Today, lots of people use the word vanilla to mean something that's kind of boring or bland, (or, you know, the flavor), but after you get a load of it's origin, you might not be able to think that way ever again. 

The word vanilla comes from the Latin word vagina! Vagina in Latin means sheath, and another meaning for the word sheath is the husk of a plant. 

Vagina becomes Spanish vaina, also meaning "sheath," which becomes the diminutive form vainilla, meaning "vanilla plant." If you're confused, take a look at this picture and you'll see where they grabbed the inspiration...

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Camelopardalis is a Latin word and it's origin is pretty hilarious. 

The word camelopardalis is just Latin for "giraffe." But it's a portmanteau of two other words (meaning they just took two words and smushed them together). Can you guess which words they smushed together? 

Camelus, meaning "camel," 

and pardalis, meaning "panther." 

Why? Because the ancient Romans and Greeks thought a giraffe looked like a cross between a camel and a panther. I'm not exactly sure how, though. 

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This isn't exactly an English word, but it's a rather unexpected cross-family connection.

Now, as you may know, English is a member of the Indo-European language family, which includes languages from Icelandic to Bengali. Japanese, however, is not, and is most likely unrelated to any other language on Earth.

Check this out, though: The Japanese word (well, maybe it's a bound morpheme) for 'honey' is , typically3pronounced as , or mitsu.

Then, there's this English word, 'mead', which is a alcoholic beverage made from fermented honey. Now, 'mead' and 'mitsu' certainly sound similar, but to imagine that they are in any way related is surely a stretch of the imagination.

Turns out, they're cognates! That is, they come from the same root. How, you ask? Well, English 'mead' comes from Old English medu, from Proto-Germanic *meduz, still referring to mead. This, in turn, came from Proto-Indo-European *mdu, one of two4 words in PIE meaning 'honey'.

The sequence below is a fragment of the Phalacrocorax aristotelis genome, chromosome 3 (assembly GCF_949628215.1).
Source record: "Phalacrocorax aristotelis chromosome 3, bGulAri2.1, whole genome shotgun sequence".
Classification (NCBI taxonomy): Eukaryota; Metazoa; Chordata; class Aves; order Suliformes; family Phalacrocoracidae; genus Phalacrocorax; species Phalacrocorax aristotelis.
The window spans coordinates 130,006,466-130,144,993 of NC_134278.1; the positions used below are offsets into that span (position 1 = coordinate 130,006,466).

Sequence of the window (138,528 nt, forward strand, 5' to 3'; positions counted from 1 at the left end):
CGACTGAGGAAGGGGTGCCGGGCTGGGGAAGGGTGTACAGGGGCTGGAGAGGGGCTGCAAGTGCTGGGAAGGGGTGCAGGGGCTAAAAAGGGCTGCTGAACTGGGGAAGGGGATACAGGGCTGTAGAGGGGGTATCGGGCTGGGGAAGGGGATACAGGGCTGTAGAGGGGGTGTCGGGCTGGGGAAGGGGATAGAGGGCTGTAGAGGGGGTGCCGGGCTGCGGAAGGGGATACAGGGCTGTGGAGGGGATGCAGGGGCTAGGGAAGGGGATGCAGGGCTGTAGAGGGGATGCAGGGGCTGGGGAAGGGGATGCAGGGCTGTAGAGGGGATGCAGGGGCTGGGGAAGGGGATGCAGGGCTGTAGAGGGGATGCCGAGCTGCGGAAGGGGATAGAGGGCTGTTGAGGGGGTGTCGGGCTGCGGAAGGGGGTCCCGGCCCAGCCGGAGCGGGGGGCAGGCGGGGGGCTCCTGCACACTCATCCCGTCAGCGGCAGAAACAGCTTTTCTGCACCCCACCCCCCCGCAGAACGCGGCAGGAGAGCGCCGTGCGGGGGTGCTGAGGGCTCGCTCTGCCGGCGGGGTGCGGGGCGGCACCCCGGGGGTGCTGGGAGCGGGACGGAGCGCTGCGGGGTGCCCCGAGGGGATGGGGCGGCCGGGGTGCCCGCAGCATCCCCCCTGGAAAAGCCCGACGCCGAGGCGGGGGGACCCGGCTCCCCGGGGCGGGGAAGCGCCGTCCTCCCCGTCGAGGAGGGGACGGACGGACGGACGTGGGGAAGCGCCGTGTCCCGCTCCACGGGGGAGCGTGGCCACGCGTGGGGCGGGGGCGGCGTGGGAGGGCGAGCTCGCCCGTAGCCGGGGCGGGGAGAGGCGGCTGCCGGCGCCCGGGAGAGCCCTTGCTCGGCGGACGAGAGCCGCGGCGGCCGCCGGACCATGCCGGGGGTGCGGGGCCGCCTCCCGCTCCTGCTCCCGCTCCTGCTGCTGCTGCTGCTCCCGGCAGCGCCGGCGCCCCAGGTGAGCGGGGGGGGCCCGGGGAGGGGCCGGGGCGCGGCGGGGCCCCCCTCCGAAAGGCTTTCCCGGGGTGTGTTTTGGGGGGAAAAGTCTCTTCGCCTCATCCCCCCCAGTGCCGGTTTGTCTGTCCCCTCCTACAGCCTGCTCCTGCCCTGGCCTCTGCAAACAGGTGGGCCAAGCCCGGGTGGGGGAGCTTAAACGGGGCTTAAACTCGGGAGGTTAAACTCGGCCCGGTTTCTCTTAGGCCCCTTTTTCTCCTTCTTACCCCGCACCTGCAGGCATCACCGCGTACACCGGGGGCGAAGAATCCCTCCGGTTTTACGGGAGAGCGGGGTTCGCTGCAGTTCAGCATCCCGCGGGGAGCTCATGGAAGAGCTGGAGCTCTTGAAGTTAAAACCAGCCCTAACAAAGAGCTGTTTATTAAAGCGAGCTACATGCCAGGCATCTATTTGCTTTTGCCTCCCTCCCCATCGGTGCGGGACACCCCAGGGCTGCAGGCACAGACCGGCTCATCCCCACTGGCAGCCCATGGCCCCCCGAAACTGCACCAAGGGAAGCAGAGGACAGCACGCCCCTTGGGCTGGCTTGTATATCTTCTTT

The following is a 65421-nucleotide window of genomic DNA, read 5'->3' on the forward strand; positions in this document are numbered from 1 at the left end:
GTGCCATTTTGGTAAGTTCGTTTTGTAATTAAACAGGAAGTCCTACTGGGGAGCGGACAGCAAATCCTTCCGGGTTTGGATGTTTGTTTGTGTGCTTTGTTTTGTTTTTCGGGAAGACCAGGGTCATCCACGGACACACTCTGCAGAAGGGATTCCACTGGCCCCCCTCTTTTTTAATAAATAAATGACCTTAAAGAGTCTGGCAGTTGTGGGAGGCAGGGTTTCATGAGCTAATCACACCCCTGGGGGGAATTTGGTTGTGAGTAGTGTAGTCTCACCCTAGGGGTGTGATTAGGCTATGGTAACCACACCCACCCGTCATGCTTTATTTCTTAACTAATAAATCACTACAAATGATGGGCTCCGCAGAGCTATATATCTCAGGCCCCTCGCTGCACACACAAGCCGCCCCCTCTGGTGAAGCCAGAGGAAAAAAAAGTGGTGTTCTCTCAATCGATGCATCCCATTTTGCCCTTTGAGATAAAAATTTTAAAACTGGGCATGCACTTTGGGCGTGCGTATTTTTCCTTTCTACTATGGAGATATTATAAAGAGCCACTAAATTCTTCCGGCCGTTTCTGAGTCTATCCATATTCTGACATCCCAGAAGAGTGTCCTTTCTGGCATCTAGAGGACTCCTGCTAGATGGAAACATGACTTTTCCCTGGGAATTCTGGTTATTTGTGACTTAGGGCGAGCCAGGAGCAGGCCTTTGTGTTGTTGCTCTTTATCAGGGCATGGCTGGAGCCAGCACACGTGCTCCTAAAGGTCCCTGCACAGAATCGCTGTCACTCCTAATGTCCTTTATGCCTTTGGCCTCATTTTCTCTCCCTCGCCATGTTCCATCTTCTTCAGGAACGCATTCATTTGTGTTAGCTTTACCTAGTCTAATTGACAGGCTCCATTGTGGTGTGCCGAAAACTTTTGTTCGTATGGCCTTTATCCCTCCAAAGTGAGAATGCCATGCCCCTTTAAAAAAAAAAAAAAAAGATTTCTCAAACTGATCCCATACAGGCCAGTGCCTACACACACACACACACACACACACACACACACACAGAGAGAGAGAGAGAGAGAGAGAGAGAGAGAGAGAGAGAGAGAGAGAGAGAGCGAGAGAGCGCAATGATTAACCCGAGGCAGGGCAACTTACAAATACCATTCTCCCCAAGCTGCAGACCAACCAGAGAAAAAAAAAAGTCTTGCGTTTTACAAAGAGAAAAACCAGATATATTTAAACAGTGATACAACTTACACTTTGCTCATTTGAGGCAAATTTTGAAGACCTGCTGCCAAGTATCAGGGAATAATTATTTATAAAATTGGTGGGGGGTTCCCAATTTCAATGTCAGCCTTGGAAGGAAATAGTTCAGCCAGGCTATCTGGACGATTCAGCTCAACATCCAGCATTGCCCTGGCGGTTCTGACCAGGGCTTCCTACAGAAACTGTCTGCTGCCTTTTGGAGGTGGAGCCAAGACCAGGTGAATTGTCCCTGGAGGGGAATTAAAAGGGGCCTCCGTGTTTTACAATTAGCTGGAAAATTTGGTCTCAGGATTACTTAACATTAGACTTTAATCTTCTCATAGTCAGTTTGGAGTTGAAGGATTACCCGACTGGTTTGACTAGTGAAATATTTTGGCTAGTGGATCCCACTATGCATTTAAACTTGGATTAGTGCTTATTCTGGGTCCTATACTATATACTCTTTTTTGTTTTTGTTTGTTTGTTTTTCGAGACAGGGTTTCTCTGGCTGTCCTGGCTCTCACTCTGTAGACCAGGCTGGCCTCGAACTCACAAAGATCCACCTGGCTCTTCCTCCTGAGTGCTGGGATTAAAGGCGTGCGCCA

Japenese mitsu is a borrowing from Middle Chinese *mjit (preserved in plenty of modern Chinese languages, e.g. Mandarin  m) which was borrowed from one of the freakin' Tocharian languages, which are an extinct group of Indo-European languages that were spoken in the Tarim Basin in modern Xinjiang, China. 'Honey' in Tocharian B, for example, was mit. This came from Proto-Tocharian *t() from, you guessed it, Proto-Indo-European *mdu.

Thanks to Etymologist canineraytube for contributing this!

The word "sardonic" comes from a sardonia mushroom. It was fabled that if you ate it, it caused facial convulsions resembling those of sardonic laughter, usually followed by death, bringing the meaning of sardonic humor to a whole new level.

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The words "candidate" and "candid" both come from the Latin "candidus", meaning bright white. Why is this, you ask?

Well, way back in the day, orators and high-ranking Roman politicians would wear very clean, white togas when speaking to crowds to try to convey a sense of trustworthiness. Thus, the English word "candid's" modern definition of honest or trustworthy ties back to the perceived honesty of politicians. Kinda funny when you look at politicians today.

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We often use the words "uppercase" and "lowercase" to denote which kinds of letters we're using, but have you ever stopped to ask yourself what these terms actually mean? 

The words come from the way in which print shops were organized hundreds of years ago. Individual pieces of metal type were kept in boxes called cases. The smaller letters, which were used most often, were kept in lower cases that were easier to reach. The bigger letters were, as you have probably already guessed, kept in the upper cases. 

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Not many people realize that the term "Nazi" it was a label long before the National Socialists came to power.

You see, lots of Bavarian farmers were Catholics. Lots of Catholics named their children after Saint Ignatius. So, lots of people called Ignatius came to be viewed as "dumb country folk" (which, by the way, is an insult that came from English peasant farmers named Richard). And Igantius ("Ignazius" in German pronunciation) is shortened to 'Nazi'.

Calling the National Socialists Nazis is a bit like calling (a made up political party) the 'Red States for the Next America' the 'RedNex'.

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Thank you for reading!